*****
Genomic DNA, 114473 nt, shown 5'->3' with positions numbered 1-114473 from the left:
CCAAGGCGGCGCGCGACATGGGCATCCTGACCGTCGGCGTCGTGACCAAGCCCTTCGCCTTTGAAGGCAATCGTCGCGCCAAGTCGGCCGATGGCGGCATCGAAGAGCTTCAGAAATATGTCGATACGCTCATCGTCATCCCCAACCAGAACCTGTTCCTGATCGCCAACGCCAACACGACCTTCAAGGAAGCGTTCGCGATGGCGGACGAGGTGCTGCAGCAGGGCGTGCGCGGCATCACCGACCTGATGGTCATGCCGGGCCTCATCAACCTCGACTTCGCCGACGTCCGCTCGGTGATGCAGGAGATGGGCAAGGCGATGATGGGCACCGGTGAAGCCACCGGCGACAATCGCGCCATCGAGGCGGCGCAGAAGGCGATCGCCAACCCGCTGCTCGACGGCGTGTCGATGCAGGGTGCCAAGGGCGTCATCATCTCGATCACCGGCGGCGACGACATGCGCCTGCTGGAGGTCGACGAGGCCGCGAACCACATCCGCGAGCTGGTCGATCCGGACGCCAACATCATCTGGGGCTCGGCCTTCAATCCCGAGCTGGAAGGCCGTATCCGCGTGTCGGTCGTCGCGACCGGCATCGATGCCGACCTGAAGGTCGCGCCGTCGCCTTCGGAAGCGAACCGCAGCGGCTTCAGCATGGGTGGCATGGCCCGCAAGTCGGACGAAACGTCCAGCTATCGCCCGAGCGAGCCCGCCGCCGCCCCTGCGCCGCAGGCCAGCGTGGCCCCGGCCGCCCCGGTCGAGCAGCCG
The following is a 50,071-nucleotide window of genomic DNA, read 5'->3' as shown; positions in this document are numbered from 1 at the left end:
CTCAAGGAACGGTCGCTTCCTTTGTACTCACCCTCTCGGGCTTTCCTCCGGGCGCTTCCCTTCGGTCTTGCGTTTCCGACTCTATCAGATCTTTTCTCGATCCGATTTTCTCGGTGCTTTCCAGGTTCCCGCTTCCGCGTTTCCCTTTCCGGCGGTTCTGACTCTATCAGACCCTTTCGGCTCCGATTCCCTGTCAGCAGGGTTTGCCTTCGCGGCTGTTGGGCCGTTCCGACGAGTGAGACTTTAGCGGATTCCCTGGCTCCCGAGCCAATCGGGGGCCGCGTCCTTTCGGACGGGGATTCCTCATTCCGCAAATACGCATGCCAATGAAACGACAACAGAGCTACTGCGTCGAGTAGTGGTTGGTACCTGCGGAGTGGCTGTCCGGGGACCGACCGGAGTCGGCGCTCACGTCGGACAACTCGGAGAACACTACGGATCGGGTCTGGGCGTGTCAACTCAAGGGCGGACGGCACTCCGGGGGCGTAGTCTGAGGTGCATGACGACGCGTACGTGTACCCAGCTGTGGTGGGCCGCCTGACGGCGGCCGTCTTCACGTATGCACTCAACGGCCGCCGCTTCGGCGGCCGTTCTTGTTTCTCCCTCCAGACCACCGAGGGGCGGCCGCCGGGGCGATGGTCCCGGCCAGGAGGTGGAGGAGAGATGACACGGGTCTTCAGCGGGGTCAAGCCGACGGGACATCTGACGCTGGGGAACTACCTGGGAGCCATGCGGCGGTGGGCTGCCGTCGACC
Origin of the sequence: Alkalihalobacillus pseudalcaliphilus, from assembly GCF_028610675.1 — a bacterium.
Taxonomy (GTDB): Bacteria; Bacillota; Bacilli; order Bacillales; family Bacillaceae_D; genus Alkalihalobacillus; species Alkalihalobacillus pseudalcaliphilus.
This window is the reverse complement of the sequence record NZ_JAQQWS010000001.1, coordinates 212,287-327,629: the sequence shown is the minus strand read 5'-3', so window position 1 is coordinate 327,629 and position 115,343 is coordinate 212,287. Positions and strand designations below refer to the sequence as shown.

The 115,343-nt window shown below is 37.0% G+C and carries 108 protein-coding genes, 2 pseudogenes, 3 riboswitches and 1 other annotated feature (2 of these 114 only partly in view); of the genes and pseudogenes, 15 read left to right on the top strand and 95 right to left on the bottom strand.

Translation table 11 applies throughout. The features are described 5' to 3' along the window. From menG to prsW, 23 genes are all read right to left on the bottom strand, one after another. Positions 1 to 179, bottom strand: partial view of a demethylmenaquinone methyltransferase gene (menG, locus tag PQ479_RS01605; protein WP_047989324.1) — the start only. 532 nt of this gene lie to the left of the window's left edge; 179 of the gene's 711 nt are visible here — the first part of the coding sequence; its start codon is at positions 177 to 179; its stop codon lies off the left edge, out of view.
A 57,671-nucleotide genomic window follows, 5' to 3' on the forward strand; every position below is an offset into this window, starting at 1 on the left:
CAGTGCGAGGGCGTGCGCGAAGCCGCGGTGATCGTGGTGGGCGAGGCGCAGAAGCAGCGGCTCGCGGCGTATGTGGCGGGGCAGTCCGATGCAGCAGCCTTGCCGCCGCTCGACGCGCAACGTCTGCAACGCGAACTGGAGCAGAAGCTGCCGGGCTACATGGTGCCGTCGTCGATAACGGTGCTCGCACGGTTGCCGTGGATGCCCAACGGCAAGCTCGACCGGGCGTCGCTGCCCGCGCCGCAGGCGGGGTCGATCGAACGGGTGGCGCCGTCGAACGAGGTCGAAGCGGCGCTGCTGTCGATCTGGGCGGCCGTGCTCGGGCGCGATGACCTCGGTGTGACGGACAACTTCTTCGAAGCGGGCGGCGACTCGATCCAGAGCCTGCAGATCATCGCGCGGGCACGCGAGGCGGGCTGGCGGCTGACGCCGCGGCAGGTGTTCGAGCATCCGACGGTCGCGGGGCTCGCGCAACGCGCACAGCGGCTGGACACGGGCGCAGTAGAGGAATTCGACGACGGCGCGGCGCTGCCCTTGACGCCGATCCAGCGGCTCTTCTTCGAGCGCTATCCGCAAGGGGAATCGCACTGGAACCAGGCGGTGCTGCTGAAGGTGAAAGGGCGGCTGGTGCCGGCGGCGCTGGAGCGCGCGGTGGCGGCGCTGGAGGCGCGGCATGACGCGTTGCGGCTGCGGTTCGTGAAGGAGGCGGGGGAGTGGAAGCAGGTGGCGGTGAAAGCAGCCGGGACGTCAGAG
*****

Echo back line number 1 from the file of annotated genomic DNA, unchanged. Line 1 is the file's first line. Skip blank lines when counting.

Genomic DNA, 114473 nt, shown 5'->3' with positions numbered 1-114473 from the left: